Many states are hoping to get online sports betting operations up and running this year, but there are three that stand about the rest.
Several states are inching closer to making online sports betting a reality in the next year. Of the states that could do it, three notable hopefuls seem closer than ever. We break down each below and examine where they are and what needs to happen before residents can place bets.
Ohio Sports Betting
Ohio residents have had a long wait for sports betting and still have a bit longer to go.
Governor Mike DeWine signed Bill S 316 in December 2021 which will make sports betting legal in the state. According to the parameters outlined in the bill, Ohio sports betting will go live by January 1st, 2023. Legislators and businesses are working together to hammer out the rules and regulations so they can get up and running (hopefully) before that deadline.
That date is the latest sports betting will go live, but at the time of writing there is little reason to believe that a launch date would happen sooner based on where things stand. Thousands of license applications are flooding in, making the review process lengthy. Still, there is a chance that it will roll out this year if all goes well.
Making January 1st the deadline could be seen as a bit of an oversight, as the best time to roll out would have been before the start of the NFL season. The NFL generates the highest number of bids of any sport in the US, accounting for nearly half of all sports bets placed in the country. And Ohio has two great franchises in the Browns and Super Bowl-contending Bengals. By starting at the very end of the season, Ohio is setting itself up to out on millions of dollars in tax revenue.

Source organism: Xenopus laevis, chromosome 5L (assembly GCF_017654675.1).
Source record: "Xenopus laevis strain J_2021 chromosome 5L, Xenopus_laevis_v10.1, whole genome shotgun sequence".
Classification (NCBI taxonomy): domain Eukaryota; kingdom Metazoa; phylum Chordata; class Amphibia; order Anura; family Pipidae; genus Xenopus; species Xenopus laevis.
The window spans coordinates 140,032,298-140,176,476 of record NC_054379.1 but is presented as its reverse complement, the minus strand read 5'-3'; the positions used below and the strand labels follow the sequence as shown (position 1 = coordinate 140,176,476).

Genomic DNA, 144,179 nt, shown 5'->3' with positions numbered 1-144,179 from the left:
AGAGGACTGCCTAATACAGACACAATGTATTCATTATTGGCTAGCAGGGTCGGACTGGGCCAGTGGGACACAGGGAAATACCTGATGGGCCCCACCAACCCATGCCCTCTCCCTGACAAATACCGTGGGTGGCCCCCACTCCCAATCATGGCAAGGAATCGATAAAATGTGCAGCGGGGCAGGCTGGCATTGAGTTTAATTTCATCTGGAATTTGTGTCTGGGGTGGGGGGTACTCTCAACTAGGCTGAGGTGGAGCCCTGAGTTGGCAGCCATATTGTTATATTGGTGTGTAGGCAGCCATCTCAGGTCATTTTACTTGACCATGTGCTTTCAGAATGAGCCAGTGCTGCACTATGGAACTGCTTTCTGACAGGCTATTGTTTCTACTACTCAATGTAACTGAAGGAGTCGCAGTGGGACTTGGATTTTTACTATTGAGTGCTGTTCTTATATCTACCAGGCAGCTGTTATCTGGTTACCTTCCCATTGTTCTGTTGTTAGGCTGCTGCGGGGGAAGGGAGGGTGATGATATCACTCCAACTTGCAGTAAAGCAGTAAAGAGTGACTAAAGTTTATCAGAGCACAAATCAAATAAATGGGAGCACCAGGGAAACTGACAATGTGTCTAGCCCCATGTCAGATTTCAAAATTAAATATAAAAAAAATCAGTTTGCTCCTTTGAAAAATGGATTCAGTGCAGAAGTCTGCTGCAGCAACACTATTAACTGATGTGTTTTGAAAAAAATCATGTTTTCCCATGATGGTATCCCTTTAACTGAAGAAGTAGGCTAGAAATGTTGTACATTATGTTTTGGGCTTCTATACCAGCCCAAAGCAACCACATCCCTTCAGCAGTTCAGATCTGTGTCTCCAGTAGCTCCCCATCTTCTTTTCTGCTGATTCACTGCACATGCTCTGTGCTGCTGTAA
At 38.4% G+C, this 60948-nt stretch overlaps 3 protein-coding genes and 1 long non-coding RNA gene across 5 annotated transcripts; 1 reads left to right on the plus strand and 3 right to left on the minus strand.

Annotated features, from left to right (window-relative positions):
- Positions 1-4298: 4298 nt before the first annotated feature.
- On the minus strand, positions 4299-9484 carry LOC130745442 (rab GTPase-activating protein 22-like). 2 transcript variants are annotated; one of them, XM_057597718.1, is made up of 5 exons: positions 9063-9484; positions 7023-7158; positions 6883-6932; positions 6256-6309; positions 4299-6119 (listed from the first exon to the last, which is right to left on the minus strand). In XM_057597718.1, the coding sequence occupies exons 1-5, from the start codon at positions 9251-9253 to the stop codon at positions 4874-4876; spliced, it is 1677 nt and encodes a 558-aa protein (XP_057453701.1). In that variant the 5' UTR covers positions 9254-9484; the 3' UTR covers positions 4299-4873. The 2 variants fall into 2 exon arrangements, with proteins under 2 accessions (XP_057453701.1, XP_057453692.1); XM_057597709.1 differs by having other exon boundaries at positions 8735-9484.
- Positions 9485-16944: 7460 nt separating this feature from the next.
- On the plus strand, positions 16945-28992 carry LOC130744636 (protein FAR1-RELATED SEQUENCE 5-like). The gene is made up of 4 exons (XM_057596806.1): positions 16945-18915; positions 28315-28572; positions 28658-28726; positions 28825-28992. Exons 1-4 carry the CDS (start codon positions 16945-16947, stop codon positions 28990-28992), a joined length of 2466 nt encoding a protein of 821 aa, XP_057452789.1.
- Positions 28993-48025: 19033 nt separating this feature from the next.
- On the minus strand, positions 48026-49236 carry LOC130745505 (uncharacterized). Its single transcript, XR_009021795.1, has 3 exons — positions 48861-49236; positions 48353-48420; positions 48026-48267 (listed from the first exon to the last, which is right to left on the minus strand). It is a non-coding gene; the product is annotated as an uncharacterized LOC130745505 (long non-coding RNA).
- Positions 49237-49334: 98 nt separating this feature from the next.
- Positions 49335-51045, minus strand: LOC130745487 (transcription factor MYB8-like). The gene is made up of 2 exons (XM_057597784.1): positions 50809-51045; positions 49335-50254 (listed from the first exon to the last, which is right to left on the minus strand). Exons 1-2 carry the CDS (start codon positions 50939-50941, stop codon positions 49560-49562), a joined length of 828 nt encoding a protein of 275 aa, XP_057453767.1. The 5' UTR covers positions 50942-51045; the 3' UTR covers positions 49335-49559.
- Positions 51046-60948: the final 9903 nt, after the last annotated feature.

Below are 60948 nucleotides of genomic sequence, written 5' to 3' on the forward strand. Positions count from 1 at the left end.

That being said, the Bengals are quite good and by all accounts could make a deep playoff run this year with Burrow under center. When the first legal sports betting Bengals game takes place on January 2nd, 2023, an MNF game on a national stage, you can bet (pun intended) that the state will take in a sizeable amount of cash.
Ohio Betting Stats
- Median Household Income: $31,078
- Notable Sports Teams: Browns (NFL), Bengals (NFL), Blue Jackets (NHL), Cavaliers (NBA), Reds (MLB), Guardians (MLB; formally the Indians)
- Population: 11.76 million
- Licenses: 67 total, 25 Online sports betting, 42 retail sportsbooks
With a high population and a ton of sports teams that routinely find themselves in the playoffs, you can bet that the appetite for sports betting in the Buckeye State remains high. As for the licenses that stand to be gobbled up, they fall into three categories:
- Type A: State entities such as casinos (Ohio has 11) and racinos (combination racetrack and casino
- Type B: Future brick and mortar sportsbooks
- Type C: Betting kiosks in retail establishments with liquor licenses
Those state entities that apply for Type A licenses will partner with sportsbook operators such as BetMGM or Caesars. Additionally, some will be able to apply for two if it will benefit the state. Type B’s are limited based on the population in each county that they are in. for example, a county with 800,000 can have no more than 5 licenses, and so on. Type C is the cheapest license and will allow bars and restaurants to add kiosks for those interested in placing bets.
An added bonus for those applying for licenses: a half percent of the fee for the license will go to veterans’ services in Ohio. The rest of the tax revenue in the state will find its way into the education system in the state.
Massachusetts Sports Betting
It’s home to one of the biggest online sportsbooks in the county, DraftKings, and the largest state in New England by population. Massachusetts, much like Ohio, has had an uphill battle toward legalized sports betting in recent years.